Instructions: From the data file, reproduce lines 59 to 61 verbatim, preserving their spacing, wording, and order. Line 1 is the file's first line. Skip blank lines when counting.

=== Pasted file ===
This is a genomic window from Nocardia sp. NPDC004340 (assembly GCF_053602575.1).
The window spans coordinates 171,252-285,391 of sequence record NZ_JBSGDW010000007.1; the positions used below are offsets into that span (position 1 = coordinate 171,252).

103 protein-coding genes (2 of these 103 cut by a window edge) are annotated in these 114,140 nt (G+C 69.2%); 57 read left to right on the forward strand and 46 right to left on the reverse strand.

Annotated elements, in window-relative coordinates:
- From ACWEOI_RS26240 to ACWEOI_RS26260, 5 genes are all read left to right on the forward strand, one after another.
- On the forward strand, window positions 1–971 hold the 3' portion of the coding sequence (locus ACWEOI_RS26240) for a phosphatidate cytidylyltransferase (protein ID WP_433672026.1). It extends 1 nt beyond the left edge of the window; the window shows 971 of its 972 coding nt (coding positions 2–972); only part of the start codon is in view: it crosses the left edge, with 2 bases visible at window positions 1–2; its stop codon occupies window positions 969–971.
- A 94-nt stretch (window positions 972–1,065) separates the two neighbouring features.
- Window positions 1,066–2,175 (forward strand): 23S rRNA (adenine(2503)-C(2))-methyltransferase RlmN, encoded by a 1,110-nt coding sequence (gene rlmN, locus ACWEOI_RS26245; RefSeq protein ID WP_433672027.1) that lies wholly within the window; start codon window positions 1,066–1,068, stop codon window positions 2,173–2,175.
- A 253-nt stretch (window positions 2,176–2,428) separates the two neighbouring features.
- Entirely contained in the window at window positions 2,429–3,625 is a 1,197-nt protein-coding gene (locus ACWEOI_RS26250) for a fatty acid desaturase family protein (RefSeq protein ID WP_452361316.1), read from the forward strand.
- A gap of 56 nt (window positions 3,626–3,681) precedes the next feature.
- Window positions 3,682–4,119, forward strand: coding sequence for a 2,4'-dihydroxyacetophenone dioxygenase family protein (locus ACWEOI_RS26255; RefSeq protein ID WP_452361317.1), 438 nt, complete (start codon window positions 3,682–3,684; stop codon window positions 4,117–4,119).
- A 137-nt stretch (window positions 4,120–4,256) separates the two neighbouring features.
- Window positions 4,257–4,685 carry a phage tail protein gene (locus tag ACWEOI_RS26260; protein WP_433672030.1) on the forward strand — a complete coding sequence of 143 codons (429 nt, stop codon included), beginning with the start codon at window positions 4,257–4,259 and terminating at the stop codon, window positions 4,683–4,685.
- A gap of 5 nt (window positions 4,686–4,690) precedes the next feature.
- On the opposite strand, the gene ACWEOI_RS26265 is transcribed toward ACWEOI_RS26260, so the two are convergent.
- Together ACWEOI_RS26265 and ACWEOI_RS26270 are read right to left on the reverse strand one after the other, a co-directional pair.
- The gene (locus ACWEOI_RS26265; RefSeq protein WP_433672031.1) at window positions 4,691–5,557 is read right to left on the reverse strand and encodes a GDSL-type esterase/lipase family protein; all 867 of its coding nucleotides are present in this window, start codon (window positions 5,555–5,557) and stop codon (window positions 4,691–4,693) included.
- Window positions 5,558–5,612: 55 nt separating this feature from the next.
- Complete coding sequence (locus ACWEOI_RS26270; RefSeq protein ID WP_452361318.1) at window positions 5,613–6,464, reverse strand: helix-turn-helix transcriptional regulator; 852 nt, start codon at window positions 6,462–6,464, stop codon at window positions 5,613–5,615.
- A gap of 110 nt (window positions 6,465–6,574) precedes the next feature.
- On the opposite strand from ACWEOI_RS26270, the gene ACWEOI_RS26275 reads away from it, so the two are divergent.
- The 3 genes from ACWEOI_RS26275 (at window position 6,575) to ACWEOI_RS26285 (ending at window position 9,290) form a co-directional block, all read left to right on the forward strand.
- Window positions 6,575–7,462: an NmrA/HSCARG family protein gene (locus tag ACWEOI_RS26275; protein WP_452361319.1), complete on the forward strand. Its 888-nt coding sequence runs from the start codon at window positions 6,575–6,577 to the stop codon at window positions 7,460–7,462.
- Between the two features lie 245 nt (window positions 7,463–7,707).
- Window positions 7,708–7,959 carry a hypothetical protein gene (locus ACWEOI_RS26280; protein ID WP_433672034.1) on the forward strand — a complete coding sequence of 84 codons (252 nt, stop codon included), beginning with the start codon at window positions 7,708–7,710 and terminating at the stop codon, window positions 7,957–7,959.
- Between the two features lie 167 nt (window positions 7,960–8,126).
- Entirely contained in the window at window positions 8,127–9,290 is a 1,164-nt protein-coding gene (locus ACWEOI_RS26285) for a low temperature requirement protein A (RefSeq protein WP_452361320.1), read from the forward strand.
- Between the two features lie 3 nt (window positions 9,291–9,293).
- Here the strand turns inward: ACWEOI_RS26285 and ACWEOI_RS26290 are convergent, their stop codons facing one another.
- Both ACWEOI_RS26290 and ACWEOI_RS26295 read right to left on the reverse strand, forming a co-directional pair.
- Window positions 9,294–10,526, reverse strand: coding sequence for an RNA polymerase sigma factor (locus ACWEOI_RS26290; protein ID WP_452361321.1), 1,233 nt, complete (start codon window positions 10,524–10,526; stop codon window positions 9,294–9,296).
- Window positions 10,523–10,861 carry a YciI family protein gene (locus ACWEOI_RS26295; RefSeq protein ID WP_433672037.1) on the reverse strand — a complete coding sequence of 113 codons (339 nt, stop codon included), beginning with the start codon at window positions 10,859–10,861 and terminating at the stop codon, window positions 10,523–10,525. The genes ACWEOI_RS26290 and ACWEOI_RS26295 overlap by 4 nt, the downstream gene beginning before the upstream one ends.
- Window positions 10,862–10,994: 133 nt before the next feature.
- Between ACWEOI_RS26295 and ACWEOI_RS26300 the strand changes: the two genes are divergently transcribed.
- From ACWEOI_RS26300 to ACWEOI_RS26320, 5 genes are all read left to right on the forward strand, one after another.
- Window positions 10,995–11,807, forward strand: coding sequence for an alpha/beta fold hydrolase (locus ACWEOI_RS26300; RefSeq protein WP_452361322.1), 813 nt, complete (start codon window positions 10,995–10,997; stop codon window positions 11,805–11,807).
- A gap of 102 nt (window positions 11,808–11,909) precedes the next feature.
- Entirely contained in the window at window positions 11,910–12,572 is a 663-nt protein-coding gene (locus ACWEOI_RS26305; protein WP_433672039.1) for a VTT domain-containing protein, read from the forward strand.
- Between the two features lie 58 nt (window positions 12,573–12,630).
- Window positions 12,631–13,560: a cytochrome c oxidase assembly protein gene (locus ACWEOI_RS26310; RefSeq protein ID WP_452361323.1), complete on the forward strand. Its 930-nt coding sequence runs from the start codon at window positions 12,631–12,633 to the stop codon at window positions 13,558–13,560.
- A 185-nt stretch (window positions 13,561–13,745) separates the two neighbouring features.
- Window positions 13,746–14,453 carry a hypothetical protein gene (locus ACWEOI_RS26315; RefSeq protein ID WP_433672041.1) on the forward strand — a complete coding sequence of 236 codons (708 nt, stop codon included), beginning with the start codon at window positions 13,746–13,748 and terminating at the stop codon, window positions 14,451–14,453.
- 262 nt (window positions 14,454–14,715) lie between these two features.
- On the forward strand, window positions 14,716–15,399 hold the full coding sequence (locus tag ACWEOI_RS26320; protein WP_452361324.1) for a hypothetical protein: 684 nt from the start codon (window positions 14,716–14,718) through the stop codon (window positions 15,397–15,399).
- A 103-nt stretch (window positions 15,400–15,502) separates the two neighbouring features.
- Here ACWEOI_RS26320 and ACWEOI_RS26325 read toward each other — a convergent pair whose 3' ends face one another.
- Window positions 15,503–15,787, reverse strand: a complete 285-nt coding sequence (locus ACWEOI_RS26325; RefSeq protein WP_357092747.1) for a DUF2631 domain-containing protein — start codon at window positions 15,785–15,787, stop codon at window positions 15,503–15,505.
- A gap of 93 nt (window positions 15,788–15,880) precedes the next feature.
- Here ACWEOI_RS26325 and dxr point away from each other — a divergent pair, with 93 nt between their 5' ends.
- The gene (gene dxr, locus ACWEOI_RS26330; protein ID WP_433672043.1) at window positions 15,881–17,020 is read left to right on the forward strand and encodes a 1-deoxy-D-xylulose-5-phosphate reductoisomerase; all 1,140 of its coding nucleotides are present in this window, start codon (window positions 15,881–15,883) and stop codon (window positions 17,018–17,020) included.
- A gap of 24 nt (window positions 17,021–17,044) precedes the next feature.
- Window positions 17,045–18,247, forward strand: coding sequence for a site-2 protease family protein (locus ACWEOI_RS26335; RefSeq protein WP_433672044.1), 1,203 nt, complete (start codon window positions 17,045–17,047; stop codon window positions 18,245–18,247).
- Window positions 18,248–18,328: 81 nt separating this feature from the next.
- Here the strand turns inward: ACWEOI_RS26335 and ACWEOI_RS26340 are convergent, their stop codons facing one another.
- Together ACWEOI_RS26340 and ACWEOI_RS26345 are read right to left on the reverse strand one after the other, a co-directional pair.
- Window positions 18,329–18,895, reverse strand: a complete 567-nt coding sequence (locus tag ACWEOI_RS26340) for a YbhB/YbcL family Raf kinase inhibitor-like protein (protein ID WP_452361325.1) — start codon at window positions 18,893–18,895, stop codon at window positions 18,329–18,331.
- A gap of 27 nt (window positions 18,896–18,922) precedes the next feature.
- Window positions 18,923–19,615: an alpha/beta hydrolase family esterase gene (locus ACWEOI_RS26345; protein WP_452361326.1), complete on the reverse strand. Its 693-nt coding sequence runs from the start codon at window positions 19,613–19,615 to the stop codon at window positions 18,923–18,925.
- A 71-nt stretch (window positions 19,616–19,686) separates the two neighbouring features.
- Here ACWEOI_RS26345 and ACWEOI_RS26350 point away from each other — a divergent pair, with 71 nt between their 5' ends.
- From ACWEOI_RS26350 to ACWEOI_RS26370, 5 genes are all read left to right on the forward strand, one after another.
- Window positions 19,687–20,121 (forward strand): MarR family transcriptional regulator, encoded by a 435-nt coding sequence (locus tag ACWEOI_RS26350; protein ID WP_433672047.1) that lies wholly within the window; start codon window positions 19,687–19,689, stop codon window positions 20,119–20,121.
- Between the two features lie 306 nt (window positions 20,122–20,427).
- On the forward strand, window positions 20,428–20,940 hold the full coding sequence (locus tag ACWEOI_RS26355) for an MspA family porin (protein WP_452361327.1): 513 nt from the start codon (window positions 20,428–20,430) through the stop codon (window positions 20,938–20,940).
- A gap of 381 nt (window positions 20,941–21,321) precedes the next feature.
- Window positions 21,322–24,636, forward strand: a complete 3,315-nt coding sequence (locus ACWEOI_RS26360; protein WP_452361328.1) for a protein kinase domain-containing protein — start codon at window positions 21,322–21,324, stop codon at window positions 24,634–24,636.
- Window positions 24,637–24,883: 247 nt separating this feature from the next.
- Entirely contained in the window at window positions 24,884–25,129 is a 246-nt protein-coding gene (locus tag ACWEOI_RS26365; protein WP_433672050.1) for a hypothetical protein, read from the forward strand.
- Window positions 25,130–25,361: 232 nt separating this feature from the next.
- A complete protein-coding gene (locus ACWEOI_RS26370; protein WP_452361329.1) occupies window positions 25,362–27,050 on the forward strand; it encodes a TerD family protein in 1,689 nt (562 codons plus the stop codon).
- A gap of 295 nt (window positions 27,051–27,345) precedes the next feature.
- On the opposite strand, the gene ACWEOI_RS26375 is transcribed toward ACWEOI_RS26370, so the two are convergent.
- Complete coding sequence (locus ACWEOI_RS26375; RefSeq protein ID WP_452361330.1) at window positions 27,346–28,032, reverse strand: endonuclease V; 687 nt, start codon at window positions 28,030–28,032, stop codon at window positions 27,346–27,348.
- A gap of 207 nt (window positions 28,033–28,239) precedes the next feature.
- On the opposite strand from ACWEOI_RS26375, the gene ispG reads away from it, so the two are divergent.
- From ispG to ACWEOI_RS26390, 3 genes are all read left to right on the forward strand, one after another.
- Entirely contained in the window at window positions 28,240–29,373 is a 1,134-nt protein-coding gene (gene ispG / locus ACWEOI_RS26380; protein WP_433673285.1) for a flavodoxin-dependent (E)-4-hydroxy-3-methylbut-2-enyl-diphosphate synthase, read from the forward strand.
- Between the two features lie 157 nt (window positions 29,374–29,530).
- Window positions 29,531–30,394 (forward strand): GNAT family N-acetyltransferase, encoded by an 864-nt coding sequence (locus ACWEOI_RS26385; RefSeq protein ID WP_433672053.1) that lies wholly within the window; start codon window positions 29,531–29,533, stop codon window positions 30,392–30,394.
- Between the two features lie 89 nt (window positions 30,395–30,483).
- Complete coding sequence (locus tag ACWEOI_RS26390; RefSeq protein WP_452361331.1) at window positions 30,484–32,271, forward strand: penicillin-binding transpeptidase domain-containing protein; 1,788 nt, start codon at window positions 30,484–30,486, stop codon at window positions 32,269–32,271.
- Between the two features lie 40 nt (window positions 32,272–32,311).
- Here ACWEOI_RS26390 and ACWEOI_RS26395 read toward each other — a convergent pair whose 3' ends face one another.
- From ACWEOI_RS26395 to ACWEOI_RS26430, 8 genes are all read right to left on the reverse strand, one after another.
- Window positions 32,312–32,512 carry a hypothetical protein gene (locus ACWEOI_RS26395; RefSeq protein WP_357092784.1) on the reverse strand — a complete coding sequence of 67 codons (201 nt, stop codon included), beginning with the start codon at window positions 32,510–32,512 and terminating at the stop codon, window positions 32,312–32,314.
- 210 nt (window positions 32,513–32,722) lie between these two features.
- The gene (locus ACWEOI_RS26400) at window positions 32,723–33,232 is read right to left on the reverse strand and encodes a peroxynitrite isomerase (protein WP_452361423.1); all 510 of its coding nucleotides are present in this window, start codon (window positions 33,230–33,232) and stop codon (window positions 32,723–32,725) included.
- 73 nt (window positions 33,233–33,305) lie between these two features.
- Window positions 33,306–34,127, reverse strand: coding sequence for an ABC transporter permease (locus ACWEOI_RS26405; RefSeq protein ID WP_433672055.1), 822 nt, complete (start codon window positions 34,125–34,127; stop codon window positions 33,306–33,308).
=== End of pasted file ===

- Window positions 18,923–19,615: an alpha/beta hydrolase family esterase gene (locus ACWEOI_RS26345; protein WP_452361326.1), complete on the reverse strand. Its 693-nt coding sequence runs from the start codon at window positions 19,613–19,615 to the stop codon at window positions 18,923–18,925.
- A 71-nt stretch (window positions 19,616–19,686) separates the two neighbouring features.
- Here ACWEOI_RS26345 and ACWEOI_RS26350 point away from each other — a divergent pair, with 71 nt between their 5' ends.